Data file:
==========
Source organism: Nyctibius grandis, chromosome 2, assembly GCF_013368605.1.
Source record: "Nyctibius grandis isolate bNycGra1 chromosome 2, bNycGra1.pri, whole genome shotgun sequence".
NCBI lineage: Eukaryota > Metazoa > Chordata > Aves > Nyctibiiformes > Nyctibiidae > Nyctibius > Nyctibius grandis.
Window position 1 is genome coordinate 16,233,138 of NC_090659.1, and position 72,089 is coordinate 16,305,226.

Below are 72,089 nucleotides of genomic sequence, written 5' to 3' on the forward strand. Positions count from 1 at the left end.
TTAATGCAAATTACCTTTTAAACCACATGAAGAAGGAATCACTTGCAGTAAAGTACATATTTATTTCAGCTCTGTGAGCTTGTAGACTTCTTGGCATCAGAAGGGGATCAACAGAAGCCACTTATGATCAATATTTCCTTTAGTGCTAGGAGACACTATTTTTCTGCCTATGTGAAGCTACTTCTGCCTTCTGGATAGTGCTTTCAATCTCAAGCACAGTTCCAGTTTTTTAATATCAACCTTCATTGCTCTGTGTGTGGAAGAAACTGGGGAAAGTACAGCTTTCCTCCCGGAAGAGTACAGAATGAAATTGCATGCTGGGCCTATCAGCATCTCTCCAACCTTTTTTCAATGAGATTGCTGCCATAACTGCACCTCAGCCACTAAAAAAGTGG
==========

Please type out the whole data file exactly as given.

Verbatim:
Source organism: Nyctibius grandis, chromosome 2, assembly GCF_013368605.1.
Source record: "Nyctibius grandis isolate bNycGra1 chromosome 2, bNycGra1.pri, whole genome shotgun sequence".
NCBI lineage: Eukaryota > Metazoa > Chordata > Aves > Nyctibiiformes > Nyctibiidae > Nyctibius > Nyctibius grandis.
Window position 1 is genome coordinate 16,233,138 of NC_090659.1, and position 72,089 is coordinate 16,305,226.

Below are 72,089 nucleotides of genomic sequence, written 5' to 3' on the forward strand. Positions count from 1 at the left end.
TTAATGCAAATTACCTTTTAAACCACATGAAGAAGGAATCACTTGCAGTAAAGTACATATTTATTTCAGCTCTGTGAGCTTGTAGACTTCTTGGCATCAGAAGGGGATCAACAGAAGCCACTTATGATCAATATTTCCTTTAGTGCTAGGAGACACTATTTTTCTGCCTATGTGAAGCTACTTCTGCCTTCTGGATAGTGCTTTCAATCTCAAGCACAGTTCCAGTTTTTTAATATCAACCTTCATTGCTCTGTGTGTGGAAGAAACTGGGGAAAGTACAGCTTTCCTCCCGGAAGAGTACAGAATGAAATTGCATGCTGGGCCTATCAGCATCTCTCCAACCTTTTTTCAATGAGATTGCTGCCATAACTGCACCTCAGCCACTAAAAAAGTGG